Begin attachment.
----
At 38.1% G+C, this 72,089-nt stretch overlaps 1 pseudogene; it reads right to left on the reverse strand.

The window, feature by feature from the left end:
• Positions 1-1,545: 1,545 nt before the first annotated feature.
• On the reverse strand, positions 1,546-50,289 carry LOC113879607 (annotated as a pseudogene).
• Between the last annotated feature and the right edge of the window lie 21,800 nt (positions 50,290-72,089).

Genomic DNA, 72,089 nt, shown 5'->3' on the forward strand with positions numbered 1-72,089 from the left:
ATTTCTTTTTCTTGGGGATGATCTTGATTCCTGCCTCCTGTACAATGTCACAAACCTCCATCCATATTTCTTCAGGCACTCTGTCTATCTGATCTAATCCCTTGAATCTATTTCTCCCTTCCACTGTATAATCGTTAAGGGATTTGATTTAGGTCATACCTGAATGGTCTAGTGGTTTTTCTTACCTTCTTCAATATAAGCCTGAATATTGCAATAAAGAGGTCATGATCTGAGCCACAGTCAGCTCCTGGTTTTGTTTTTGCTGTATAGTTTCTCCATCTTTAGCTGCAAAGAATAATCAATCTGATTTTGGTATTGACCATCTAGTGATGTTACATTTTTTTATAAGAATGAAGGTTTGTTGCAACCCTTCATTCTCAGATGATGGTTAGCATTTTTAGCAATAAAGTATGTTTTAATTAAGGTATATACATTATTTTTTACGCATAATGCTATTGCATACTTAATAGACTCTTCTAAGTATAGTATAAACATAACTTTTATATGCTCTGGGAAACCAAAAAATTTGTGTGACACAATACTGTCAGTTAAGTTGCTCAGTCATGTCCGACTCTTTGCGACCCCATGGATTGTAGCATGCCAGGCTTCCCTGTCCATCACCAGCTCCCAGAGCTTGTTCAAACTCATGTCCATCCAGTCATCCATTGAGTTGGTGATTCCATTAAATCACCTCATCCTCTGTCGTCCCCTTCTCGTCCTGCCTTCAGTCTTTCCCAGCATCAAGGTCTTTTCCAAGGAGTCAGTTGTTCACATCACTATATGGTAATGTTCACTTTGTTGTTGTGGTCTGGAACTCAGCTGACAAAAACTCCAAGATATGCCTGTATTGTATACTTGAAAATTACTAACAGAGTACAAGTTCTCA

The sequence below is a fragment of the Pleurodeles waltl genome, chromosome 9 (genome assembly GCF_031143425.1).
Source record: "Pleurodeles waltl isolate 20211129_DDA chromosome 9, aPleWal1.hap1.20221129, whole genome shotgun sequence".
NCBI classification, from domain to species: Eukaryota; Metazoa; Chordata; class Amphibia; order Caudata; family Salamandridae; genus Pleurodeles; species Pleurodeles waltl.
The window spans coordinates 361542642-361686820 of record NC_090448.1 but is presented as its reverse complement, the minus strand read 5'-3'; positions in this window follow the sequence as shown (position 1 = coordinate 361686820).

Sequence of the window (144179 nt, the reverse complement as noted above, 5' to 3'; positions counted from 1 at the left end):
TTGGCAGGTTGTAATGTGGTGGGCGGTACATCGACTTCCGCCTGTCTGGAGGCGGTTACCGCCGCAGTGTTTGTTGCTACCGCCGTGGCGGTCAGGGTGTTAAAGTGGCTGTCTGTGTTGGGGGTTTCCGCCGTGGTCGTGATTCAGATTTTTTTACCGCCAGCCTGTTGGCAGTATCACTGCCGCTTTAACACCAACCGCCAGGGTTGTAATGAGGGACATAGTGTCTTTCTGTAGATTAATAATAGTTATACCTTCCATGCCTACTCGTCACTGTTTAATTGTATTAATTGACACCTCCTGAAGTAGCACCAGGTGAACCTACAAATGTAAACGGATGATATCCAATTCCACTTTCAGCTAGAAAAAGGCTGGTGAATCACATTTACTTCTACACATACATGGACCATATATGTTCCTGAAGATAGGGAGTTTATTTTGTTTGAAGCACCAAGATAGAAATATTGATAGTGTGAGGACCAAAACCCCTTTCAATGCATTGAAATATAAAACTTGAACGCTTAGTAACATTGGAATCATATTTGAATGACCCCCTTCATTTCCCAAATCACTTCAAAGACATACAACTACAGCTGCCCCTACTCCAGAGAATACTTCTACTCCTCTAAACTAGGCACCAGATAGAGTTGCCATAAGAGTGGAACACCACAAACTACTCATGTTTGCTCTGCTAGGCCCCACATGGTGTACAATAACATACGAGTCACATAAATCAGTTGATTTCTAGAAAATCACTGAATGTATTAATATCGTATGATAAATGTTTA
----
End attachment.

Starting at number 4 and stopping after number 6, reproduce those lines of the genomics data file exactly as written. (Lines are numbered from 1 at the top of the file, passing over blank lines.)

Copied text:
• On the reverse strand, positions 1,546-50,289 carry LOC113879607 (annotated as a pseudogene).
• Between the last annotated feature and the right edge of the window lie 21,800 nt (positions 50,290-72,089).

Genomic DNA, 72,089 nt, shown 5'->3' on the forward strand with positions numbered 1-72,089 from the left: